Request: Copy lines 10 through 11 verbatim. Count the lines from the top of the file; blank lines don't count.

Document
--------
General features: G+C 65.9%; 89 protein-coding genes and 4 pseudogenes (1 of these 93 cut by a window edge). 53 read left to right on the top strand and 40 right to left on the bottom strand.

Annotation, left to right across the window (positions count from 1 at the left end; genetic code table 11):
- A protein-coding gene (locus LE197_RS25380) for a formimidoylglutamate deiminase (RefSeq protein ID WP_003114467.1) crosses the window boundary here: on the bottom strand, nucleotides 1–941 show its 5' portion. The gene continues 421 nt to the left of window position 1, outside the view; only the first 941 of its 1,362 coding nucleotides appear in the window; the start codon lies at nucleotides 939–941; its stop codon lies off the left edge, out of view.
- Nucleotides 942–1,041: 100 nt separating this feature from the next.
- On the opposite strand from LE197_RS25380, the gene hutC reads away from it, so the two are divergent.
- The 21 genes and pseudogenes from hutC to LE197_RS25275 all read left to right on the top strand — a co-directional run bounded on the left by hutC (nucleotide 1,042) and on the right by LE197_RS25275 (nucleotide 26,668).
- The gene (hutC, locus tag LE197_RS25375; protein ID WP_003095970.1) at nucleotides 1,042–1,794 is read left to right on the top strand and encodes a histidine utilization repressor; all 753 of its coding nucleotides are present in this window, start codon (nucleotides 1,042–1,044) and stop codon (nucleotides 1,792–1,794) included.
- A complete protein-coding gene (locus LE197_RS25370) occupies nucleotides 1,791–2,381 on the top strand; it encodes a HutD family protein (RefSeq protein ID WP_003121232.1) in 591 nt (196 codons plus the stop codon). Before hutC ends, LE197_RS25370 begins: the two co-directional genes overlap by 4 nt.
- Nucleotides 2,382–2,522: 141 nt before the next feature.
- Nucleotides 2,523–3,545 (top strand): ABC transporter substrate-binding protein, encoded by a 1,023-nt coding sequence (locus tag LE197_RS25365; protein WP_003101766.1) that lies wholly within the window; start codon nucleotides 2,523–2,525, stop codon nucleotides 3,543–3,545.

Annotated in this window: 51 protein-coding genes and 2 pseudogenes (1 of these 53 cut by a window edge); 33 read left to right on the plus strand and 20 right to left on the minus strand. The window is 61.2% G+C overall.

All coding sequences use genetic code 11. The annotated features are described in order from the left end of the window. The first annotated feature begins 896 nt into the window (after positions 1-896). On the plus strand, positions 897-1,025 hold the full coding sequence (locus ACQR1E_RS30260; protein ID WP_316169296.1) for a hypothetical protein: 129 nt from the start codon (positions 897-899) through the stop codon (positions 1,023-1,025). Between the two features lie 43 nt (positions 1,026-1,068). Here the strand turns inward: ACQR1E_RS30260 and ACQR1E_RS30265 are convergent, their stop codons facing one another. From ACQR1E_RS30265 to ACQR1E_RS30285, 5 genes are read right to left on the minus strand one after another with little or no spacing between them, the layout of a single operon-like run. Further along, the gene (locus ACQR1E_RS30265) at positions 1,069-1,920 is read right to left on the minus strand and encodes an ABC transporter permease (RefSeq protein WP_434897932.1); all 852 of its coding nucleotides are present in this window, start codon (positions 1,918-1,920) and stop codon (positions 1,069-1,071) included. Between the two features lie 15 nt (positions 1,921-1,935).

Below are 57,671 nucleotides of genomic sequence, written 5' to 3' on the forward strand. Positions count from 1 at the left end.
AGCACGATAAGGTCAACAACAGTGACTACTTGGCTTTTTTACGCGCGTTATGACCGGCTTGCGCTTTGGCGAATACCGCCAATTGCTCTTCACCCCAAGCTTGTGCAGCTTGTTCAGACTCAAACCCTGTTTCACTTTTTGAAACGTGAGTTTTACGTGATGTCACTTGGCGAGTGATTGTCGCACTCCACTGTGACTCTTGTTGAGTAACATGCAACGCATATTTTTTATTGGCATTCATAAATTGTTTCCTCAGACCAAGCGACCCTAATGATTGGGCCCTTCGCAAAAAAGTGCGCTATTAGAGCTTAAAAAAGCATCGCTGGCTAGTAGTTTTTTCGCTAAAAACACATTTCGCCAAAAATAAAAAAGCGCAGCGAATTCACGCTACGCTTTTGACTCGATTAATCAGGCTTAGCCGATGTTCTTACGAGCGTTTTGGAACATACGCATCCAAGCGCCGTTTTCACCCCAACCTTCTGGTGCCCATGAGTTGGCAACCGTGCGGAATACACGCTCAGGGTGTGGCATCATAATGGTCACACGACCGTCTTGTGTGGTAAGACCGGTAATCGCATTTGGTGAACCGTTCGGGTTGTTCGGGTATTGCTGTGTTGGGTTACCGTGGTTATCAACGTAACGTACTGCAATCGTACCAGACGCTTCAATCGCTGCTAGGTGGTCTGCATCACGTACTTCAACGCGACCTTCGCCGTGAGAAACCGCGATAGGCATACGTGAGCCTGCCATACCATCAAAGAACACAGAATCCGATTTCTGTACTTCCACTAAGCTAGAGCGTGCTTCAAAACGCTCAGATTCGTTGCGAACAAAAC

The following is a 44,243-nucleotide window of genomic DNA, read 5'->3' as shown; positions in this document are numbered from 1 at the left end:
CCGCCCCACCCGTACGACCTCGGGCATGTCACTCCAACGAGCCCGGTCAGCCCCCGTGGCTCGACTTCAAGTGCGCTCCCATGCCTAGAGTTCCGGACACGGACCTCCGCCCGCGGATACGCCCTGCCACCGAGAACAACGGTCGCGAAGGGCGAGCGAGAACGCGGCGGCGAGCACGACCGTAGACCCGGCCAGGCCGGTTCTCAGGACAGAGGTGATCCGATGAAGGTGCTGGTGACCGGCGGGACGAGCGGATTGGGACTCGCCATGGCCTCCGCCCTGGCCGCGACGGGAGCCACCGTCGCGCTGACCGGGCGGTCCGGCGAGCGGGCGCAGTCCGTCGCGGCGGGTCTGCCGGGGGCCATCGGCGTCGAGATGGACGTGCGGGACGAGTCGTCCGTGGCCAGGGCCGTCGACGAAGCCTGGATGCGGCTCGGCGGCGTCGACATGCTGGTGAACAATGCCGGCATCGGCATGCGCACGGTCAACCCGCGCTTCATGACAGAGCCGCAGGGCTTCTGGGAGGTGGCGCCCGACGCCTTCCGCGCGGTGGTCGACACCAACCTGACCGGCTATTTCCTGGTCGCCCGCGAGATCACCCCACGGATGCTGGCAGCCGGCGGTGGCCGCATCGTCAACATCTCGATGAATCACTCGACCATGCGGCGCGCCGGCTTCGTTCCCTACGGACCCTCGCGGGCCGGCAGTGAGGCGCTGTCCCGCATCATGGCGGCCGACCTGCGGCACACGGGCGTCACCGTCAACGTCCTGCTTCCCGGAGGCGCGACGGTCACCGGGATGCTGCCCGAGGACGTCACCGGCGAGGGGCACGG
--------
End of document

- Nucleotides 2,523–3,545 (top strand): ABC transporter substrate-binding protein, encoded by a 1,023-nt coding sequence (locus tag LE197_RS25365; protein WP_003101766.1) that lies wholly within the window; start codon nucleotides 2,523–2,525, stop codon nucleotides 3,543–3,545.

Annotated in this window: 51 protein-coding genes and 2 pseudogenes (1 of these 53 cut by a window edge); 33 read left to right on the plus strand and 20 right to left on the minus strand. The window is 61.2% G+C overall.